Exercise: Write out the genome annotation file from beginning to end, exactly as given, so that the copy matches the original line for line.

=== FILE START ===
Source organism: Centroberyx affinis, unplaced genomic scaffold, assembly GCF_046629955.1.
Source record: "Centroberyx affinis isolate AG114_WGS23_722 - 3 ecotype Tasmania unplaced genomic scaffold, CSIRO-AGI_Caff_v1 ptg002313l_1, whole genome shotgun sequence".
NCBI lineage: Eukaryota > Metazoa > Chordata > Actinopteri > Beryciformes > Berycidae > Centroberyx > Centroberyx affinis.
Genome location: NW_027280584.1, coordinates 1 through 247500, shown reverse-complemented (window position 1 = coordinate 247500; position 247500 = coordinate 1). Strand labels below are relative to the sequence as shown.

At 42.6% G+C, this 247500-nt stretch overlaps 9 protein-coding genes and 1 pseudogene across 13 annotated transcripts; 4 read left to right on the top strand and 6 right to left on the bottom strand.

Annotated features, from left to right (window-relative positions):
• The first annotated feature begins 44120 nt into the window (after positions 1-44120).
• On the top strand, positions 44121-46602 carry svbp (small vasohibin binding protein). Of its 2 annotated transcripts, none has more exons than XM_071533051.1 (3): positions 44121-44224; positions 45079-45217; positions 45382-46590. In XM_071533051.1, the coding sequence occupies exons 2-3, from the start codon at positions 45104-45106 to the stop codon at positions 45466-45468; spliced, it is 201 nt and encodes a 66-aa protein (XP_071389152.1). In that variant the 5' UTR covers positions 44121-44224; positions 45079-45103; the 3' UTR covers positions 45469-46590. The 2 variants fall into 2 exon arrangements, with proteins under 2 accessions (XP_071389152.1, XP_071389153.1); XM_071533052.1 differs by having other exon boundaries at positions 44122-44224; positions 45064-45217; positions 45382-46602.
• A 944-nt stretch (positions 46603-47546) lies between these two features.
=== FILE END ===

Source organism: Centroberyx affinis, unplaced genomic scaffold, assembly GCF_046629955.1.
Source record: "Centroberyx affinis isolate AG114_WGS23_722 - 3 ecotype Tasmania unplaced genomic scaffold, CSIRO-AGI_Caff_v1 ptg002313l_1, whole genome shotgun sequence".
NCBI lineage: Eukaryota > Metazoa > Chordata > Actinopteri > Beryciformes > Berycidae > Centroberyx > Centroberyx affinis.
Genome location: NW_027280584.1, coordinates 1 through 247500, shown reverse-complemented (window position 1 = coordinate 247500; position 247500 = coordinate 1). Strand labels below are relative to the sequence as shown.

At 42.6% G+C, this 247500-nt stretch overlaps 9 protein-coding genes and 1 pseudogene across 13 annotated transcripts; 4 read left to right on the top strand and 6 right to left on the bottom strand.

Annotated features, from left to right (window-relative positions):
• The first annotated feature begins 44120 nt into the window (after positions 1-44120).
• On the top strand, positions 44121-46602 carry svbp (small vasohibin binding protein). Of its 2 annotated transcripts, none has more exons than XM_071533051.1 (3): positions 44121-44224; positions 45079-45217; positions 45382-46590. In XM_071533051.1, the coding sequence occupies exons 2-3, from the start codon at positions 45104-45106 to the stop codon at positions 45466-45468; spliced, it is 201 nt and encodes a 66-aa protein (XP_071389152.1). In that variant the 5' UTR covers positions 44121-44224; positions 45079-45103; the 3' UTR covers positions 45469-46590. The 2 variants fall into 2 exon arrangements, with proteins under 2 accessions (XP_071389152.1, XP_071389153.1); XM_071533052.1 differs by having other exon boundaries at positions 44122-44224; positions 45064-45217; positions 45382-46602.
• A 944-nt stretch (positions 46603-47546) lies between these two features.